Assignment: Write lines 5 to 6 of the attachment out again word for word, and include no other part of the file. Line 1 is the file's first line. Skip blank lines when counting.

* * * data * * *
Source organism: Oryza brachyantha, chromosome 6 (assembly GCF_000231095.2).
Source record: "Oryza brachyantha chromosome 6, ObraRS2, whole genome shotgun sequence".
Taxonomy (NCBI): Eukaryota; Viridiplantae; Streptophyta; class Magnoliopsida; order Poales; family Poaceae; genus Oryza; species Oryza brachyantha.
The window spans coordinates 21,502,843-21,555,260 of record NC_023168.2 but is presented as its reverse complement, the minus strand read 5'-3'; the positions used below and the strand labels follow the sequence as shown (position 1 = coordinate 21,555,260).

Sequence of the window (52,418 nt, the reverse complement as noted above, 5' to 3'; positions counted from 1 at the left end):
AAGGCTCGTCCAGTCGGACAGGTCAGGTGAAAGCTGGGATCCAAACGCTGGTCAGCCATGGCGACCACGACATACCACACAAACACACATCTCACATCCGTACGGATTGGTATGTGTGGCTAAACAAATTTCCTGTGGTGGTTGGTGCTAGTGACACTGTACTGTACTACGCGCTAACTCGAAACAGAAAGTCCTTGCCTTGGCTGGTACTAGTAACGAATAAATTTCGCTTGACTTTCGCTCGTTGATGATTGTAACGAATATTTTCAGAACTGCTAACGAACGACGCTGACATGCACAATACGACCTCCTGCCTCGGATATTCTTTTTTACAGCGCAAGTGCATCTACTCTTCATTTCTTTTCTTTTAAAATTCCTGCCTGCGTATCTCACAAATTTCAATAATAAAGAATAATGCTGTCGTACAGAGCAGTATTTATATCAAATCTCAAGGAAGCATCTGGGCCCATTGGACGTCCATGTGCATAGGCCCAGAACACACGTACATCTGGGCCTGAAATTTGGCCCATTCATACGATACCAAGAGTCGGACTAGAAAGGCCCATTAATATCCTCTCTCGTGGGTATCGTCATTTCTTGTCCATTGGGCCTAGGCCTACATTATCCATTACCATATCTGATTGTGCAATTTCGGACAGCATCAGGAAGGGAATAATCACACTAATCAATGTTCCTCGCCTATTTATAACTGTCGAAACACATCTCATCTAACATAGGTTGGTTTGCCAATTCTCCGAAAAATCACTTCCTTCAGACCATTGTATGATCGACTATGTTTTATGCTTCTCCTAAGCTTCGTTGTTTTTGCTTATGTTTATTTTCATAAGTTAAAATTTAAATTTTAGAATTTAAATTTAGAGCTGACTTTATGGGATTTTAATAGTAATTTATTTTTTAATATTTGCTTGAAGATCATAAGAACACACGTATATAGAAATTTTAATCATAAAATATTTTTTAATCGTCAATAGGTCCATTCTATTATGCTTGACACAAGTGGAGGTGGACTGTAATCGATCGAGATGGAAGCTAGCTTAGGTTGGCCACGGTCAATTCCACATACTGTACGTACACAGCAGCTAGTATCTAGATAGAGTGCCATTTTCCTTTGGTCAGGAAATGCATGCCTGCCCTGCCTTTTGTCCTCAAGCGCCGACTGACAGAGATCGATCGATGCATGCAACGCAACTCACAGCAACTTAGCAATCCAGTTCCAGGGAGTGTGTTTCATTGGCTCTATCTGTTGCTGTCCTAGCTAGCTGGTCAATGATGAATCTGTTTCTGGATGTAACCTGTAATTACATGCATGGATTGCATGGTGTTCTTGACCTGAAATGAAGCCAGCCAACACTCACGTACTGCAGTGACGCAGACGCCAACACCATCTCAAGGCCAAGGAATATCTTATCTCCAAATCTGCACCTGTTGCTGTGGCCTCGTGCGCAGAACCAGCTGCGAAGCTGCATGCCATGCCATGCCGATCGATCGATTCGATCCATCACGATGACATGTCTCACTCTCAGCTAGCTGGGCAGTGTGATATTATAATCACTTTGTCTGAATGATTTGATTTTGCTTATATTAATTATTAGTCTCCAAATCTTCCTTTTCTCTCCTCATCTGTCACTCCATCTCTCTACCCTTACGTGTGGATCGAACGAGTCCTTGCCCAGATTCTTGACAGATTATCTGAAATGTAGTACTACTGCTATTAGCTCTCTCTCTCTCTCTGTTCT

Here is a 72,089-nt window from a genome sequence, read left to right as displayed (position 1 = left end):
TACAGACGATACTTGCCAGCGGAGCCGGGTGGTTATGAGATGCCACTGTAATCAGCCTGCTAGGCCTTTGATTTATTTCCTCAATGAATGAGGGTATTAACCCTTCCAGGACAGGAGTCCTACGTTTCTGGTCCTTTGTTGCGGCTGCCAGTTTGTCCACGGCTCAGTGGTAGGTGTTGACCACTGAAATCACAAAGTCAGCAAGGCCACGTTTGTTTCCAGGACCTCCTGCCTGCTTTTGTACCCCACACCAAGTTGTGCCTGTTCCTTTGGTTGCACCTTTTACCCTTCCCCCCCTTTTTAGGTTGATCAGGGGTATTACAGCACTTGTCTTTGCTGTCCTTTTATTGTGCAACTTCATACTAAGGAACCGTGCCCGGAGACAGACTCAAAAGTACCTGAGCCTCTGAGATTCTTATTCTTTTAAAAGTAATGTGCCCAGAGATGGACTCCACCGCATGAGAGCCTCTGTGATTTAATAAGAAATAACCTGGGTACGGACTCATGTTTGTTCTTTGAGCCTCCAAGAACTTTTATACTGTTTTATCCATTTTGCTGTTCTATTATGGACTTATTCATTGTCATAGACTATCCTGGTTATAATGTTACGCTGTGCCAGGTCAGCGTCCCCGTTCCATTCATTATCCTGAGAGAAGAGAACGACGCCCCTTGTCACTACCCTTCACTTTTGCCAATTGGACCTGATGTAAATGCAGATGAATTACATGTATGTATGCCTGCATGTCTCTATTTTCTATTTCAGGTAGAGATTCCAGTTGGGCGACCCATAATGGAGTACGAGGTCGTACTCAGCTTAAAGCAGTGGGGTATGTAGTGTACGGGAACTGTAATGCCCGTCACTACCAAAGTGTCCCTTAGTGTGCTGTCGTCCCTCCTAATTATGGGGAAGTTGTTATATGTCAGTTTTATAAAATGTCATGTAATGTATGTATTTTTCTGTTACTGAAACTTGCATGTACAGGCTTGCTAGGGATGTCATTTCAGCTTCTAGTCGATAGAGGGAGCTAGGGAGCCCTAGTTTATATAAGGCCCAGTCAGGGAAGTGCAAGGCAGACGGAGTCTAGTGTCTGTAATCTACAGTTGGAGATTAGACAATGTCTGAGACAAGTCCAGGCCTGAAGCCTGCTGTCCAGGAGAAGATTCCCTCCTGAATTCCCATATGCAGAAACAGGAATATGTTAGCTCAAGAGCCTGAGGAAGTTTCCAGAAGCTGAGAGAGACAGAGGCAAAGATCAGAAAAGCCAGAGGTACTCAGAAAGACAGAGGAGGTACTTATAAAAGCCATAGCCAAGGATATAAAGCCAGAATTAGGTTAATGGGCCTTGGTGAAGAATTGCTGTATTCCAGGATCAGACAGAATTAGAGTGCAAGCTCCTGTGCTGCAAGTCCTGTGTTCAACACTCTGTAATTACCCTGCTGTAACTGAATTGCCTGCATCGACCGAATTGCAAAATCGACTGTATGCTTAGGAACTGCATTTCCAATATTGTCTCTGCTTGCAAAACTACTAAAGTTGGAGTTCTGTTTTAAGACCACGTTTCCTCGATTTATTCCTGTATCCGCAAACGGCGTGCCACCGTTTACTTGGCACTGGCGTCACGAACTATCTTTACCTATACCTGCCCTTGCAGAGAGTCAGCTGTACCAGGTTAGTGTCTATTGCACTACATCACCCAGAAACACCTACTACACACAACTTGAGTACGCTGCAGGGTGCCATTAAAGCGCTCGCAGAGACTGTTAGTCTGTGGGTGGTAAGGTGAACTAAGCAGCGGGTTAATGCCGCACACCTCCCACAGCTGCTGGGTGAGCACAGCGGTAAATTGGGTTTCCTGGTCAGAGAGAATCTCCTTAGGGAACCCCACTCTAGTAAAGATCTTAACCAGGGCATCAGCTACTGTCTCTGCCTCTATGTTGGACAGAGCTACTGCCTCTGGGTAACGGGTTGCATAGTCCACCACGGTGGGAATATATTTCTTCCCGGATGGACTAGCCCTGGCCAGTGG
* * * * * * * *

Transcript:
Sequence of the window (52,418 nt, the reverse complement as noted above, 5' to 3'; positions counted from 1 at the left end):
AAGGCTCGTCCAGTCGGACAGGTCAGGTGAAAGCTGGGATCCAAACGCTGGTCAGCCATGGCGACCACGACATACCACACAAACACACATCTCACATCCGTACGGATTGGTATGTGTGGCTAAACAAATTTCCTGTGGTGGTTGGTGCTAGTGACACTGTACTGTACTACGCGCTAACTCGAAACAGAAAGTCCTTGCCTTGGCTGGTACTAGTAACGAATAAATTTCGCTTGACTTTCGCTCGTTGATGATTGTAACGAATATTTTCAGAACTGCTAACGAACGACGCTGACATGCACAATACGACCTCCTGCCTCGGATATTCTTTTTTACAGCGCAAGTGCATCTACTCTTCATTTCTTTTCTTTTAAAATTCCTGCCTGCGTATCTCACAAATTTCAATAATAAAGAATAATGCTGTCGTACAGAGCAGTATTTATATCAAATCTCAAGGAAGCATCTGGGCCCATTGGACGTCCATGTGCATAGGCCCAGAACACACGTACATCTGGGCCTGAAATTTGGCCCATTCATACGATACCAAGAGTCGGACTAGAAAGGCCCATTAATATCCTCTCTCGTGGGTATCGTCATTTCTTGTCCATTGGGCCTAGGCCTACATTATCCATTACCATATCTGATTGTGCAATTTCGGACAGCATCAGGAAGGGAATAATCACACTAATCAATGTTCCTCGCCTATTTATAACTGTCGAAACACATCTCATCTAACATAGGTTGGTTTGCCAATTCTCCGAAAAATCACTTCCTTCAGACCATTGTATGATCGACTATGTTTTATGCTTCTCCTAAGCTTCGTTGTTTTTGCTTATGTTTATTTTCATAAGTTAAAATTTAAATTTTAGAATTTAAATTTAGAGCTGACTTTATGGGATTTTAATAGTAATTTATTTTTTAATATTTGCTTGAAGATCATAAGAACACACGTATATAGAAATTTTAATCATAAAATATTTTTTAATCGTCAATAGGTCCATTCTATTATGCTTGACACAAGTGGAGGTGGACTGTAATCGATCGAGATGGAAGCTAGCTTAGGTTGGCCACGGTCAATTCCACATACTGTACGTACACAGCAGCTAGTATCTAGATAGAGTGCCATTTTCCTTTGGTCAGGAAATGCATGCCTGCCCTGCCTTTTGTCCTCAAGCGCCGACTGACAGAGATCGATCGATGCATGCAACGCAACTCACAGCAACTTAGCAATCCAGTTCCAGGGAGTGTGTTTCATTGGCTCTATCTGTTGCTGTCCTAGCTAGCTGGTCAATGATGAATCTGTTTCTGGATGTAACCTGTAATTACATGCATGGATTGCATGGTGTTCTTGACCTGAAATGAAGCCAGCCAACACTCACGTACTGCAGTGACGCAGACGCCAACACCATCTCAAGGCCAAGGAATATCTTATCTCCAAATCTGCACCTGTTGCTGTGGCCTCGTGCGCAGAACCAGCTGCGAAGCTGCATGCCATGCCATGCCGATCGATCGATTCGATCCATCACGATGACATGTCTCACTCTCAGCTAGCTGGGCAGTGTGATATTATAATCACTTTGTCTGAATGATTTGATTTTGCTTATATTAATTATTAGTCTCCAAATCTTCCTTTTCTCTCCTCATCTGTCACTCCATCTCTCTACCCTTACGTGTGGATCGAACGAGTCCTTGCCCAGATTCTTGACAGATTATCTGAAATGTAGTACTACTGCTATTAGCTCTCTCTCTCTCTCTGTTCT